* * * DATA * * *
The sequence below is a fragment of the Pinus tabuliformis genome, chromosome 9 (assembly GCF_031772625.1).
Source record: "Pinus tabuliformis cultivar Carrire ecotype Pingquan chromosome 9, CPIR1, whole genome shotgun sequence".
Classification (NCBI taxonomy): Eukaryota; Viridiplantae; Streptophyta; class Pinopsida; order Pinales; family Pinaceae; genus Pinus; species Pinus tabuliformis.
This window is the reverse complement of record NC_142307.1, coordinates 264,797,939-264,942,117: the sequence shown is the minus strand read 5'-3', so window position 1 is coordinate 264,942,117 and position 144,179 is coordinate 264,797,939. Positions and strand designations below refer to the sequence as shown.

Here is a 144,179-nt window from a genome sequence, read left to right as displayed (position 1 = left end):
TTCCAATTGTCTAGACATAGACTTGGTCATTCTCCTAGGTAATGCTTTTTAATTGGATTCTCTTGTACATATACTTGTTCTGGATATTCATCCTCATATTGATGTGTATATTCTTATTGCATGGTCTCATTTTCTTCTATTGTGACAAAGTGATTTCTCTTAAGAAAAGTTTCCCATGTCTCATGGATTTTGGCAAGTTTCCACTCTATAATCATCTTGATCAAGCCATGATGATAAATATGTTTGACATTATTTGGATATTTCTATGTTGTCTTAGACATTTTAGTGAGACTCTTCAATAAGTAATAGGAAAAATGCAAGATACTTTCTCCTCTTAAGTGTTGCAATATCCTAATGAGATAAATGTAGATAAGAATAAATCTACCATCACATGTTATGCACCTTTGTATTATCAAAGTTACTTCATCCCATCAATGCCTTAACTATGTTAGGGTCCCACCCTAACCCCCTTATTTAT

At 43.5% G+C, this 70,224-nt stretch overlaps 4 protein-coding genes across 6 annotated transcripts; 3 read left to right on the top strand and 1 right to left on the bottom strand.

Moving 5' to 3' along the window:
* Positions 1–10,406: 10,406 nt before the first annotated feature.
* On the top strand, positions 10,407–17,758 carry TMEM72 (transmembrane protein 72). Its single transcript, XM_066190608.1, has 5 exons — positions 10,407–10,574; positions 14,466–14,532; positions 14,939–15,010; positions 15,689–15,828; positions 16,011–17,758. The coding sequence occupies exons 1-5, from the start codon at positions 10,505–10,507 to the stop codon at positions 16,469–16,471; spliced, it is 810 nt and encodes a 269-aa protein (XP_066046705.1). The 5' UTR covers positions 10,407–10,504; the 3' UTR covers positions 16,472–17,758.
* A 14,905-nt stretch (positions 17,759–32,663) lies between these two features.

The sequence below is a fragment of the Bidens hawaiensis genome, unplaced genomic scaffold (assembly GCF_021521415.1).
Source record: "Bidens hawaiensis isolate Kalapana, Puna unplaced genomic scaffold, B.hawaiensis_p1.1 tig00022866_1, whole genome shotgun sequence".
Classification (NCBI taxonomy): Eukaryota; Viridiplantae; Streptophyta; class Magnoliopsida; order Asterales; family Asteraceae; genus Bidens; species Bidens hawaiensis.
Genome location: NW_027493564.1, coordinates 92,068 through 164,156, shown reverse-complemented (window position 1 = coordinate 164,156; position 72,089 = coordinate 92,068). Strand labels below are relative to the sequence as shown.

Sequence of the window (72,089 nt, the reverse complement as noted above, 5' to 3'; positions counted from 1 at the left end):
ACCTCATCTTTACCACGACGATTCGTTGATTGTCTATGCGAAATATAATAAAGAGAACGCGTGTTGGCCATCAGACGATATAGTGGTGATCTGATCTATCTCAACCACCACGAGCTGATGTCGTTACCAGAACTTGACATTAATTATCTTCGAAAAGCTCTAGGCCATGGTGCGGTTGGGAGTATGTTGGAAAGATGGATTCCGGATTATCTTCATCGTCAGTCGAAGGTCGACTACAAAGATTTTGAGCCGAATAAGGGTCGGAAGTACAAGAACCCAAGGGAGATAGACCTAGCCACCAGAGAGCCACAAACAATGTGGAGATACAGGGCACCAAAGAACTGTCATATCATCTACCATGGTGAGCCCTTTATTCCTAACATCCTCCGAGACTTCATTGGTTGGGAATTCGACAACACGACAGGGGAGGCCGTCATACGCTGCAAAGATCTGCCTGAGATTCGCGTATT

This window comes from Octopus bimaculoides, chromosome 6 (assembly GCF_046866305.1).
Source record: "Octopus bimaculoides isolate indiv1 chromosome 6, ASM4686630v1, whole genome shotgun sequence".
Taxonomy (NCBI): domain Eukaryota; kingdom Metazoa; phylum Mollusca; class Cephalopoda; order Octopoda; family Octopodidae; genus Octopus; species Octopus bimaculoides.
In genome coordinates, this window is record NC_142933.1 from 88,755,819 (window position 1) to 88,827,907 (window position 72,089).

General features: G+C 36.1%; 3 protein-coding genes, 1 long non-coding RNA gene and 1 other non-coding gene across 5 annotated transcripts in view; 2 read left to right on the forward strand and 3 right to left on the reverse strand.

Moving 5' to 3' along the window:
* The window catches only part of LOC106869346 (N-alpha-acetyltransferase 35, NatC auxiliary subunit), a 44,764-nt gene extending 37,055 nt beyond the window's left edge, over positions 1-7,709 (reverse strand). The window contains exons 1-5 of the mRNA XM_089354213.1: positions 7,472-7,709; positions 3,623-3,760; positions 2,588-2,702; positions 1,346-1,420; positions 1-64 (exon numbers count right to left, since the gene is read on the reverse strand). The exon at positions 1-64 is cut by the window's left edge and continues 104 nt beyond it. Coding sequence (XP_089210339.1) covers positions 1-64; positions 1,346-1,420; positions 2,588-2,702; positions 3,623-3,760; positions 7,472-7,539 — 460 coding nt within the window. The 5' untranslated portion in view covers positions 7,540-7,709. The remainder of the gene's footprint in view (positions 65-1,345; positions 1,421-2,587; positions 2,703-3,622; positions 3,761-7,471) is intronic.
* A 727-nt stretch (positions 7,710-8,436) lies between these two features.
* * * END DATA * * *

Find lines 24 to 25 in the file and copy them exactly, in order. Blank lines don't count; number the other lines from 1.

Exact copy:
* The window catches only part of LOC106869346 (N-alpha-acetyltransferase 35, NatC auxiliary subunit), a 44,764-nt gene extending 37,055 nt beyond the window's left edge, over positions 1-7,709 (reverse strand). The window contains exons 1-5 of the mRNA XM_089354213.1: positions 7,472-7,709; positions 3,623-3,760; positions 2,588-2,702; positions 1,346-1,420; positions 1-64 (exon numbers count right to left, since the gene is read on the reverse strand). The exon at positions 1-64 is cut by the window's left edge and continues 104 nt beyond it. Coding sequence (XP_089210339.1) covers positions 1-64; positions 1,346-1,420; positions 2,588-2,702; positions 3,623-3,760; positions 7,472-7,539 — 460 coding nt within the window. The 5' untranslated portion in view covers positions 7,540-7,709. The remainder of the gene's footprint in view (positions 65-1,345; positions 1,421-2,587; positions 2,703-3,622; positions 3,761-7,471) is intronic.
* A 727-nt stretch (positions 7,710-8,436) lies between these two features.